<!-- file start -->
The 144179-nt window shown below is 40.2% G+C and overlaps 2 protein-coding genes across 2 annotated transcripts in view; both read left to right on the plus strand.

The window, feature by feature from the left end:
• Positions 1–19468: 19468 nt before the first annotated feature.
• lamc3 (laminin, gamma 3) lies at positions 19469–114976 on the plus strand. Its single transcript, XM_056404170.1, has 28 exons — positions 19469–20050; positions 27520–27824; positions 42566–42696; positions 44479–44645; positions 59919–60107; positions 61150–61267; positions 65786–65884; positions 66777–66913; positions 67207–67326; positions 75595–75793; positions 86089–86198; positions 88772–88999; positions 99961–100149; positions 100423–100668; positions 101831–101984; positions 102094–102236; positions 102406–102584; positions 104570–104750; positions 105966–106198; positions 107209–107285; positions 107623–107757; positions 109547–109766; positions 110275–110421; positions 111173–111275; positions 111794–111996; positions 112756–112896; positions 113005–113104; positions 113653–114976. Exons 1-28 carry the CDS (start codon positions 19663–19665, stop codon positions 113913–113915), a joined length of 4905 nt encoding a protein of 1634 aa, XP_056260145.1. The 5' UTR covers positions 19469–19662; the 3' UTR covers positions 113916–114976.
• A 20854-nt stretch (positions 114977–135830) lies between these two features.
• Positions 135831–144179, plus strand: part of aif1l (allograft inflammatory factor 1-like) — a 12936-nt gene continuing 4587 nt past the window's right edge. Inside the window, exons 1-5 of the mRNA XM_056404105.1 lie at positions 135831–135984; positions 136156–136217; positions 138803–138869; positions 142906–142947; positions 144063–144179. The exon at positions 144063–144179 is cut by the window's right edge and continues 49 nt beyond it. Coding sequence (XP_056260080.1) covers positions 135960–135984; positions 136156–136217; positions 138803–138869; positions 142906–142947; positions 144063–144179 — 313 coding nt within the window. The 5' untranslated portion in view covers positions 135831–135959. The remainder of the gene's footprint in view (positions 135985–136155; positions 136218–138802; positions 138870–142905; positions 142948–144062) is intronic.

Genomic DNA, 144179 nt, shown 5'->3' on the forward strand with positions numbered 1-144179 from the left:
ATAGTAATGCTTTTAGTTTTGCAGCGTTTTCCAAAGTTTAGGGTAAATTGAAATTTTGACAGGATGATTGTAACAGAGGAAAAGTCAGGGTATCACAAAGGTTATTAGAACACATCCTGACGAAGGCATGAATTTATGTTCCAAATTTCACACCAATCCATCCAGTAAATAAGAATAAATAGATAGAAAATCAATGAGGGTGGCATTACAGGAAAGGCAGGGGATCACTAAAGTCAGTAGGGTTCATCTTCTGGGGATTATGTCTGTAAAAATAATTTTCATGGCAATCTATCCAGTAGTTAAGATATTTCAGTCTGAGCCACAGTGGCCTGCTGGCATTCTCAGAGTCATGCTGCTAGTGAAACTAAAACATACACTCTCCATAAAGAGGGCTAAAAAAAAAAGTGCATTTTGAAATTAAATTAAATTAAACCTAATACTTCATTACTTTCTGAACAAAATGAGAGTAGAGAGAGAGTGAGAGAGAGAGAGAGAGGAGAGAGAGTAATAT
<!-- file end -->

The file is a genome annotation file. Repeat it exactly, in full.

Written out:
The 144179-nt window shown below is 40.2% G+C and overlaps 2 protein-coding genes across 2 annotated transcripts in view; both read left to right on the plus strand.

The window, feature by feature from the left end:
• Positions 1–19468: 19468 nt before the first annotated feature.
• lamc3 (laminin, gamma 3) lies at positions 19469–114976 on the plus strand. Its single transcript, XM_056404170.1, has 28 exons — positions 19469–20050; positions 27520–27824; positions 42566–42696; positions 44479–44645; positions 59919–60107; positions 61150–61267; positions 65786–65884; positions 66777–66913; positions 67207–67326; positions 75595–75793; positions 86089–86198; positions 88772–88999; positions 99961–100149; positions 100423–100668; positions 101831–101984; positions 102094–102236; positions 102406–102584; positions 104570–104750; positions 105966–106198; positions 107209–107285; positions 107623–107757; positions 109547–109766; positions 110275–110421; positions 111173–111275; positions 111794–111996; positions 112756–112896; positions 113005–113104; positions 113653–114976. Exons 1-28 carry the CDS (start codon positions 19663–19665, stop codon positions 113913–113915), a joined length of 4905 nt encoding a protein of 1634 aa, XP_056260145.1. The 5' UTR covers positions 19469–19662; the 3' UTR covers positions 113916–114976.
• A 20854-nt stretch (positions 114977–135830) lies between these two features.
• Positions 135831–144179, plus strand: part of aif1l (allograft inflammatory factor 1-like) — a 12936-nt gene continuing 4587 nt past the window's right edge. Inside the window, exons 1-5 of the mRNA XM_056404105.1 lie at positions 135831–135984; positions 136156–136217; positions 138803–138869; positions 142906–142947; positions 144063–144179. The exon at positions 144063–144179 is cut by the window's right edge and continues 49 nt beyond it. Coding sequence (XP_056260080.1) covers positions 135960–135984; positions 136156–136217; positions 138803–138869; positions 142906–142947; positions 144063–144179 — 313 coding nt within the window. The 5' untranslated portion in view covers positions 135831–135959. The remainder of the gene's footprint in view (positions 135985–136155; positions 136218–138802; positions 138870–142905; positions 142948–144062) is intronic.

Genomic DNA, 144179 nt, shown 5'->3' on the forward strand with positions numbered 1-144179 from the left:
ATAGTAATGCTTTTAGTTTTGCAGCGTTTTCCAAAGTTTAGGGTAAATTGAAATTTTGACAGGATGATTGTAACAGAGGAAAAGTCAGGGTATCACAAAGGTTATTAGAACACATCCTGACGAAGGCATGAATTTATGTTCCAAATTTCACACCAATCCATCCAGTAAATAAGAATAAATAGATAGAAAATCAATGAGGGTGGCATTACAGGAAAGGCAGGGGATCACTAAAGTCAGTAGGGTTCATCTTCTGGGGATTATGTCTGTAAAAATAATTTTCATGGCAATCTATCCAGTAGTTAAGATATTTCAGTCTGAGCCACAGTGGCCTGCTGGCATTCTCAGAGTCATGCTGCTAGTGAAACTAAAACATACACTCTCCATAAAGAGGGCTAAAAAAAAAAGTGCATTTTGAAATTAAATTAAATTAAACCTAATACTTCATTACTTTCTGAACAAAATGAGAGTAGAGAGAGAGTGAGAGAGAGAGAGAGAGGAGAGAGAGTAATAT